We have been in Buenos Aires for a few days now, and it has been great so far. Our trip from Bogota went smoothly and we arrived here at our hostel on Monday night. Our hostel here is more like a hotel than our others have been, with really nice communal areas, good breakfast in the morning, and fairly reliable internet. We've also gotten to know more people at this hostel, which has been fun.
On Tuesday, our first full day in Buenos Aires, we walked around the neighborhood where we're staying (San Telmo) and a good ways down the Avenida de Mayo, BA's famous avenue which is one of the widest in the world. There was a lot of beautiful architecture to see, but not many people around, as there had been a pretty bad thunderstorm that rolled through Tuesday morning. As we walked, we decided to buy tickets to a show at Teatro Colon, BA's famous opera house which supposedly is ranked in the top 5 in terms of acoustics in the world. We bought tickets for the concert that night, which was a 16-piece string orchestra along with a lead flute. We could only afford standing tickets, but it was totally worth it. The theater was beautiful, the music and acoustics were really amazing (not that I frequent opera houses, but still...) and it was just fun to be among the crowd and in the atmosphere. Most of the crowd up among the clouds with us was young, probably 20's and 30's, which was nice to see. It's been years since I've been to any classical music performances in the US (case in point), but when I think about the ones I have been to, I don't remember crowds of 20- and 30-somethings.
Yesterday we visited Recoleta Cemetery, which is where Evita is buried, along with other Argentinian elite. It's not a cemetery in the traditional sense (no grass or headstones), but basically a small city of mausoleums, many of which are quite ornate. The setting was beautiful and quiet, and the sun was out yesterday, so we got some good pics there (I'll try to upload some later, but my phone is dead right now).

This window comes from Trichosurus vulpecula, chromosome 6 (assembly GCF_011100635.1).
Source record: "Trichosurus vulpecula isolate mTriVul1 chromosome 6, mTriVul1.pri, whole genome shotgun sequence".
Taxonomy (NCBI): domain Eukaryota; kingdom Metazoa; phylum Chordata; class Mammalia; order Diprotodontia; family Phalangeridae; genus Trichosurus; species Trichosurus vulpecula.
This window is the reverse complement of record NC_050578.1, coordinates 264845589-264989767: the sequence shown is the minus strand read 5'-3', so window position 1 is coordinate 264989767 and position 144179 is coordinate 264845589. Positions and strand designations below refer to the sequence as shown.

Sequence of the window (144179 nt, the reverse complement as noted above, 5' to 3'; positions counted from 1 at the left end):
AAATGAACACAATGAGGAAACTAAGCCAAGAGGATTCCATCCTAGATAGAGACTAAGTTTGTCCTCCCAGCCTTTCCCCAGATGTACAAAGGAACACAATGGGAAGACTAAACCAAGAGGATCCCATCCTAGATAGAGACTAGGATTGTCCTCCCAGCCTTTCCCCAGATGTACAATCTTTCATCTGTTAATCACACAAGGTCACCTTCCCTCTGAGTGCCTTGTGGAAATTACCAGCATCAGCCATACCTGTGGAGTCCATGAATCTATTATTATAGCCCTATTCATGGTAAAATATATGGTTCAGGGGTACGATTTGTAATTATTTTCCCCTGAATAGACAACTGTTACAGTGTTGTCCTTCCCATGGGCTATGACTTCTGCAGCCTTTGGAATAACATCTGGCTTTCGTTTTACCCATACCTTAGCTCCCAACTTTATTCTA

Today we're waiting for our laundry to be done (I made it a week and a half!) and then this afternoon we're going to head to the Plaza de Mayo. We walked through the other day, but every Thursday afternoon, there is a protest there by Asociacion Madres de Plaza de Mayo, a group of mothers of Desaparecidos, the students who disappeared during the Dirty War in the 70's and 80's. They have been protesting every Thursday afternoon in front of the presidential palace for over a decade, so I'm very interested to see what that's like.
There is so much to do in this city and our hostel has put together a book to help guests decide, so we've also spent our first three days here just trying to narrow down what we want to do. Other things on the list so far: a free tango lesson here at the hostel this evening, a trip to El Tigre, a town about 45 mins north of BA, and a professional soccer game on Sunday. On Monday we will likely head to Uruguay for a few days by boat (you can see on the map how close it is) and then come back to BA for our last five days or so.
It's hard to believe we fly back to the states in two weeks--of course, there will be much more travel to come later in the summer--but South America is flying by! We continue to feel very blessed and grateful for the love and support coming from back home.